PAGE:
Teens take the lead in new campaign against violence
Shanikwa Bush, 18, said she has seen friends killed and incarcerated. She has watched her eight younger siblings grow up in neighborhoods plagued by gangs and guns.
Those experiences drove her to get involved with the city of Boston’s latest teen-violence awareness and prevention campaign, “B1 Example: Redefine Street Cred,’’ a program that help teenagers to urge their peers to lead lives free of violence.
“The other day one of my friends came to me and told me, ‘I felt like I was going to do something stupid, but when I thought about doing it, you flashed in my mind,’ ’’ said Bush, who lives in Dorchester. “He said he felt like he was going against me and going against our friendship, so he didn’t go through with it. It touched me, knowing that I could touch someone without even being there.’’
Today, Mayor Thomas M. Menino will officially launch the campaign, which consists of posters on MBTA buses and elsewhere in the city, the use of social media networks, and public-service announcements on television and before movies. It begins amid a flurry of youth violence, including the fatal shooting of two 14-year-olds, which have caused outrage across the city.
Menino said in an interview yesterday that the ad campaign is just one part of a push to combat violence. Other programs that engage “the tougher kids,’’ those already caught up in gangs, are also in the works, Menino said. Police officers and ministers have been canvassing communities since the recent killings. But this campaign is unique in its approach, he said.
“This is not just some adults who aren’t really in touch with what’s going on,’’ Menino said. “This will help [teenagers] see that there are other options for their lives.’’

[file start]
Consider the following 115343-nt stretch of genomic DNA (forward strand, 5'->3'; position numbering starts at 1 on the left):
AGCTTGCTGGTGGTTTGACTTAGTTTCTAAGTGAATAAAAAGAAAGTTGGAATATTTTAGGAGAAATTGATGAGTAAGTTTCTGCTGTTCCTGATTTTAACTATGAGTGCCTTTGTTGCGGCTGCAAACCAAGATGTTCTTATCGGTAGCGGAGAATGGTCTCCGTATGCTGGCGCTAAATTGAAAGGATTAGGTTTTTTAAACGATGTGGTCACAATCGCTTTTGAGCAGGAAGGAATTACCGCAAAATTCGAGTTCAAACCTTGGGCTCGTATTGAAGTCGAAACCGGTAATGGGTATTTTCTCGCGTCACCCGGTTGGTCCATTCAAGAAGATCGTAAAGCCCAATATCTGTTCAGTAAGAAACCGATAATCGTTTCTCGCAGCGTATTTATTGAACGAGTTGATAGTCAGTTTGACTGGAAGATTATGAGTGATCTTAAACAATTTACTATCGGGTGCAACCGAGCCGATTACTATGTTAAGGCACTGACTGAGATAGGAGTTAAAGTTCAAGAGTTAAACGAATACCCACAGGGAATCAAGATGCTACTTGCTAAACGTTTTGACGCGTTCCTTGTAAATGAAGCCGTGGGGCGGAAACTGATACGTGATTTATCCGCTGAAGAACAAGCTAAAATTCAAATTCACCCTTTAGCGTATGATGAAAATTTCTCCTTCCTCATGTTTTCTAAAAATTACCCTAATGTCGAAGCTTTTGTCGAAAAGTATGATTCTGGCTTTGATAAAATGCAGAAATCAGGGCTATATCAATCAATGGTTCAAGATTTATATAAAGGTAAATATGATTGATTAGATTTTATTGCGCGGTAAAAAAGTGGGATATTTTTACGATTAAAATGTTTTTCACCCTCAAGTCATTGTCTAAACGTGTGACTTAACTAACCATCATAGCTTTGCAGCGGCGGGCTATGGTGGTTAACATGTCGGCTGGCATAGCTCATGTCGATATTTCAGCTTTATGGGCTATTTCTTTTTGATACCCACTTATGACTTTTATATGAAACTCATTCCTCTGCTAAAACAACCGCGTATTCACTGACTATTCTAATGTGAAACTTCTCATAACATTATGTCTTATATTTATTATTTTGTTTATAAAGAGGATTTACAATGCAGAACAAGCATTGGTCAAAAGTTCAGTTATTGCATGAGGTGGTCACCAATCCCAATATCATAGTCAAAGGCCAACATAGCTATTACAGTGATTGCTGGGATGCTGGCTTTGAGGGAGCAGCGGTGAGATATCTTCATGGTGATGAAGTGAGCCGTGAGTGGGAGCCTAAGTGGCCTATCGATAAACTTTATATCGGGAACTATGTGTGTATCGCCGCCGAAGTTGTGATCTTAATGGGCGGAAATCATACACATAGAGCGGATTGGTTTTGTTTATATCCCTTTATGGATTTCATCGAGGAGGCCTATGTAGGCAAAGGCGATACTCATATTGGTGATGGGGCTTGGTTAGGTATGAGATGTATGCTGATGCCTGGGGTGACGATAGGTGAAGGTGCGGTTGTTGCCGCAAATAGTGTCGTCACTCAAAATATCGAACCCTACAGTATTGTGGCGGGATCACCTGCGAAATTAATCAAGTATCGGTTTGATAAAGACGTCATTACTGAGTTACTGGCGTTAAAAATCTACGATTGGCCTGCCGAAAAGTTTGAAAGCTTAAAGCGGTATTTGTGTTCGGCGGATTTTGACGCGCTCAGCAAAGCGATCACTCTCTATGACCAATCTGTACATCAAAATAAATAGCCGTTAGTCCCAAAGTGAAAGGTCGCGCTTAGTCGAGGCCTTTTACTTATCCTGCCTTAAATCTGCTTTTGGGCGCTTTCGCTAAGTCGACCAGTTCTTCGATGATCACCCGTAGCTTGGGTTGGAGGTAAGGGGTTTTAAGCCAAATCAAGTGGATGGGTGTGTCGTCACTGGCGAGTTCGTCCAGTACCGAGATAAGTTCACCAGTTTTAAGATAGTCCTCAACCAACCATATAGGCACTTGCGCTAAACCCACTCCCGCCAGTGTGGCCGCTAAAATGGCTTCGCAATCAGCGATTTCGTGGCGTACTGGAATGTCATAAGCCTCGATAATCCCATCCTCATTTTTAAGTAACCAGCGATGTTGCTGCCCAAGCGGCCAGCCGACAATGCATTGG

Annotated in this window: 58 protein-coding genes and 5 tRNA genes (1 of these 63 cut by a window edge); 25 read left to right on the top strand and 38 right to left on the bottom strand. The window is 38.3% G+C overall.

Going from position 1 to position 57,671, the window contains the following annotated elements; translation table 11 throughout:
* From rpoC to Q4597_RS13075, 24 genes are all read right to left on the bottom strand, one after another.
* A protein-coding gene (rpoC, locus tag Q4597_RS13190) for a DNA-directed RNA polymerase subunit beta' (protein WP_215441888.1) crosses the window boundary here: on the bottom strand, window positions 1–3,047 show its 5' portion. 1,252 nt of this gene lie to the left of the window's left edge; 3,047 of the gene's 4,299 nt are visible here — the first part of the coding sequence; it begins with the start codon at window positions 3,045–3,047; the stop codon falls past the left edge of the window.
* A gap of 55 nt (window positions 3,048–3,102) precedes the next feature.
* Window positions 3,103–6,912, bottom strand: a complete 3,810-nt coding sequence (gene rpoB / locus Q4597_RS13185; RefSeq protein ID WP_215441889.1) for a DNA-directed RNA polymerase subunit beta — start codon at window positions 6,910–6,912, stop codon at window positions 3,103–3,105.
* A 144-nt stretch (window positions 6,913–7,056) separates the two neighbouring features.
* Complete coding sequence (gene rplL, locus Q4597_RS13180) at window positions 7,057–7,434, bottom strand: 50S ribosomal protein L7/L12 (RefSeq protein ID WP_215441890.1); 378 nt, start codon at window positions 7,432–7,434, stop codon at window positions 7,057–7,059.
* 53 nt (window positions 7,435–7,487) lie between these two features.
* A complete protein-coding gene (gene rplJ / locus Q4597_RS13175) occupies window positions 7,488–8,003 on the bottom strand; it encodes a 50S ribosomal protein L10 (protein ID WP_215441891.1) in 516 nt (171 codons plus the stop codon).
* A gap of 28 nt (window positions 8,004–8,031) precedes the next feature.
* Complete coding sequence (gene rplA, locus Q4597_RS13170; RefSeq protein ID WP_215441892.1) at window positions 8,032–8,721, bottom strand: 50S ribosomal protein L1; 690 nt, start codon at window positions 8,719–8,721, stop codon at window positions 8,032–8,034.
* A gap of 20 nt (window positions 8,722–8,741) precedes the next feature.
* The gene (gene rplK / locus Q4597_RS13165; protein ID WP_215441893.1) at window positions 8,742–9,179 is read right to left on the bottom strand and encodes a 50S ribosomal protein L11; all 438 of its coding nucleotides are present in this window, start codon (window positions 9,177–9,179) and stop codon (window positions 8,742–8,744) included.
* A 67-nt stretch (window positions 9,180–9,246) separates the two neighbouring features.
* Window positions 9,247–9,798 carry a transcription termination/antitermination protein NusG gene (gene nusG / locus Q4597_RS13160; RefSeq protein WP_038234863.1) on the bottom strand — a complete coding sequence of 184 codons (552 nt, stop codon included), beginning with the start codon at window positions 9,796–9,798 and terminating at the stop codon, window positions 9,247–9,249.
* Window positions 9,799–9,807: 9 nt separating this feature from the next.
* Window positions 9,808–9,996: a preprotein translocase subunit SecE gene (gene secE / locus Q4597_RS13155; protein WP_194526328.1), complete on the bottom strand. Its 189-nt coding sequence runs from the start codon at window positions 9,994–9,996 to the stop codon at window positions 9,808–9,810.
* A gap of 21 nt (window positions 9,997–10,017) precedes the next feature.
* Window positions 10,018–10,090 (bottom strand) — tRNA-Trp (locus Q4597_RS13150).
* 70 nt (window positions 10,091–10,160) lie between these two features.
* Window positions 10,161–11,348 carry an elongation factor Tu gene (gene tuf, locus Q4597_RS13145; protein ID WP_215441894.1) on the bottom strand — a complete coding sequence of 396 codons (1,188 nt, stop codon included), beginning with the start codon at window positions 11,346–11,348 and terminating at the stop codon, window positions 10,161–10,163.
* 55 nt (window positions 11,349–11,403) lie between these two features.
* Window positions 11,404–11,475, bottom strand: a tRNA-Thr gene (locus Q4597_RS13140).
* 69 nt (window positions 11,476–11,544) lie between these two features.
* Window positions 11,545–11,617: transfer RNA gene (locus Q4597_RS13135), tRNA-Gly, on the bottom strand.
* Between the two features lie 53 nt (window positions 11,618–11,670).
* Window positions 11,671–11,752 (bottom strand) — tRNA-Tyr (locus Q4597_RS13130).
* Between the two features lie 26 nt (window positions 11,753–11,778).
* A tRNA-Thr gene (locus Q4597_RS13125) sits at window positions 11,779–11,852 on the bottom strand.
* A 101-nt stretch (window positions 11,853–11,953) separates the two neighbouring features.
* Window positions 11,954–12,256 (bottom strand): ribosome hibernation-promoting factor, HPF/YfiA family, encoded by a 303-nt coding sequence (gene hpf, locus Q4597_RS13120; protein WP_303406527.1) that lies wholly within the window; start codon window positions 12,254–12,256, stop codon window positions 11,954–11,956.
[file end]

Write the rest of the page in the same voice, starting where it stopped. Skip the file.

Bush was one of the first to get involved with the campaign, which is funded by private donations. She and other participants, ages 16 to 18, created messages in a variety of media that urge young people to earn respect by living lives free of violence.
By yesterday, a Facebook page for the campaign had garnered about 1,100 fans. Already, one of the teenagers helping to lead the campaign has generated a lively online debate by posing the question: “Is there any circumstance that using violence would be right?’’
“They have a much deeper understanding of the connections between all the kinds of violence than we, as adults or professionals, tend to think about it,’’ said Dr. Barbara Ferrer, executive director of the Boston Public Health Commission, which helped direct the project. “They’ve got a ton of talent and really great ideas.’’
The campaign uses B messages encouraging teenagers to “B Smart’’ and “B You.’’
A team of about 30 young people will be dispatched to the city’s most affected neighborhoods to promote the campaign to their peers.
City officials said that entrusting the entire campaign to teenagers was a gamble, but that it has paid off.
“Usually, we go to a high-priced ad agency and say, ‘Put together a campaign on antiviolence,’ ’’ Menino said. “It just impressed me how these kids, when you give them the opportunity, they rise to the challenge.’’